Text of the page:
- Regulatory and litigation history of the issuer and its management, including the criminal, disciplinary, regulatory, and litigation history associated with the issuer, its management, and any affiliate that may be materially involved in the issuer’s business, as well as the issuer’s compliance with the bad actor provisions under Rule 506(d)–(e).
- New material developments, including events that are or should be reasonably known to the member during an offering, for example, when there are ongoing legal proceedings or regulatory inquiries involving the issuer.
- Transactions or payments between an issuer and the issuer’s affiliates involving offering proceeds, including the terms of the transaction between the related parties and whether an arrangement presents a material conflict of interest for the issuer and, if so, the sufficiency of disclosure.
- Representations of the past performance of the issuer, its sponsor, or its manager to identify any such representations that may be misleading or exclusively selected based on positive results (or “cherry-picking”). This is particularly important when the representations pertain to specific prior issuances.
These “recommendations” are in addition to those items identified in Regulatory Notice 10-22. To be clear, a brokerage firm’s obligation to perform a high-level and detailed investigation into an issuer of private placement securities is clear and unmistakable. The failure to perform this investigation, or the ignorance of red flags that arise during this investigation, can be grounds for a securities fraud and negligence claim against the brokerage firm.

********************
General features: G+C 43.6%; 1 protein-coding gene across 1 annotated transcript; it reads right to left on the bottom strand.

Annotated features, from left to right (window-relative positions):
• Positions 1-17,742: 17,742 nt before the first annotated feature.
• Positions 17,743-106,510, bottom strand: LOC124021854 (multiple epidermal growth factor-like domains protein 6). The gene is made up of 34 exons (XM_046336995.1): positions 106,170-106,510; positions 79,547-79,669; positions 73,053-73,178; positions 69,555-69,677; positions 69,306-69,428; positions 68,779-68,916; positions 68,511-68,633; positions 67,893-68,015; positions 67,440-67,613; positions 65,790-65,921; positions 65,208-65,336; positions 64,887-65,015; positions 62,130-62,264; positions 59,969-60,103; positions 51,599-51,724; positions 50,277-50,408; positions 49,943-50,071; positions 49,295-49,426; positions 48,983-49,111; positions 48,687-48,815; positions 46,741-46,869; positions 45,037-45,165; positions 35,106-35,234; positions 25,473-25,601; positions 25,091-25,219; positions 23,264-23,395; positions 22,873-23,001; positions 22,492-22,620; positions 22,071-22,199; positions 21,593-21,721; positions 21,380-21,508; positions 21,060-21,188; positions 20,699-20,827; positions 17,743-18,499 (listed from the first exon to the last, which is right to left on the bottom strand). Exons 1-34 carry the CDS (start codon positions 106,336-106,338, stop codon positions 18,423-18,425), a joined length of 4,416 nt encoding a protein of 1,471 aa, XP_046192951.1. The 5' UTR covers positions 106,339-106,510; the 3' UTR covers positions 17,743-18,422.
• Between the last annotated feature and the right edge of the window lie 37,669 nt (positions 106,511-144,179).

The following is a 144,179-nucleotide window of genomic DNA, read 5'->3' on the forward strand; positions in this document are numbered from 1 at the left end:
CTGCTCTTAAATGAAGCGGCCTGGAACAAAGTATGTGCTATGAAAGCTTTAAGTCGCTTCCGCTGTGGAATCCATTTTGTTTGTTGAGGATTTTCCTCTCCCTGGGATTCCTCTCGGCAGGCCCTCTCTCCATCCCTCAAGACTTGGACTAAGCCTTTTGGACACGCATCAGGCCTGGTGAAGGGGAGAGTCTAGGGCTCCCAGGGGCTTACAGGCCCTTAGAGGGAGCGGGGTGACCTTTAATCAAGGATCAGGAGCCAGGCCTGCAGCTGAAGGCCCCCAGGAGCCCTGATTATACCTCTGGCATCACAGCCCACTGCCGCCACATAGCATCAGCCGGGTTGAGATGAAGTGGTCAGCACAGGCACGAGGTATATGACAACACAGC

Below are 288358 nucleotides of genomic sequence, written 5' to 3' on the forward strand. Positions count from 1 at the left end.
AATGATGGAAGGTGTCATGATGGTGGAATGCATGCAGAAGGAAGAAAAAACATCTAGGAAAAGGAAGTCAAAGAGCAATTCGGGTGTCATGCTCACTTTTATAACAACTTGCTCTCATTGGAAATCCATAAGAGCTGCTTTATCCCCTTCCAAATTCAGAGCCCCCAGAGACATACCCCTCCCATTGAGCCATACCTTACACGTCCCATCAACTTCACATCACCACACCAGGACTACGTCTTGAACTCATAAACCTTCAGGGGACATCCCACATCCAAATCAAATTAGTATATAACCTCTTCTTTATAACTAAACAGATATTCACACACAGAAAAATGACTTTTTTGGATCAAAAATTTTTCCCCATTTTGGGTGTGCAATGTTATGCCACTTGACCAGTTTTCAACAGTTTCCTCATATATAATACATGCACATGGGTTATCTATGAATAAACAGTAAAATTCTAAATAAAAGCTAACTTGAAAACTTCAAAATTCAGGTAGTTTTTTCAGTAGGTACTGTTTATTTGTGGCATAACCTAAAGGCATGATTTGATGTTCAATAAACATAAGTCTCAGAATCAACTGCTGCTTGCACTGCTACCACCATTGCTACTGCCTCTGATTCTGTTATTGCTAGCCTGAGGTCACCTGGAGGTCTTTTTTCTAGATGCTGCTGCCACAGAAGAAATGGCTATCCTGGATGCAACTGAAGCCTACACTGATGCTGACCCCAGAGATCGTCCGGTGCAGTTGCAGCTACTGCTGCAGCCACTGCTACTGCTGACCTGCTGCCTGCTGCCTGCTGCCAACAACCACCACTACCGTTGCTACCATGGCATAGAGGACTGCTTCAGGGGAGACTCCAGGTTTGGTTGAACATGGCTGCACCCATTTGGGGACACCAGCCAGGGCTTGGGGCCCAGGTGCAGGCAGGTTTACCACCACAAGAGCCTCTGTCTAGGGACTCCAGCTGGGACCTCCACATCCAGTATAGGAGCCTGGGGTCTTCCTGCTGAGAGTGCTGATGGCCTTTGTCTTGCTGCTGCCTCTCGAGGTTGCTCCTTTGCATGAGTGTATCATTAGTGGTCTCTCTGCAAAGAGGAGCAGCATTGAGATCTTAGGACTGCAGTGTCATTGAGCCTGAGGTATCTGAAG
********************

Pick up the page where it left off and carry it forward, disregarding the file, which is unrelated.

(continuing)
What Options Do iCap Investors Have to Recover Their Investment Losses?
Investors that were solicited by their financial advisor to invest in iCap private placements, can bring a claim in FINRA Arbitration against the brokerage firm for suitability and due diligence violations. The FINRA Arbitration process is a private arbitration forum and allows investors to sue their brokerage firm privately and seek recovery of their investment losses. The process tends to move quickly compared to litigation and discovery is limited to document exchange with no depositions allowed.
If you invested in any iCap investments based on the solicitation of a financial advisor, please call Stoltmann Law Offices, P.C. at 312-332-4200 for a no-obligation free consultation with a securities attorney. Stoltmann Law Offices is a contingency fee firm offering representation to defrauded investors across the country, which means we do not get paid until you do.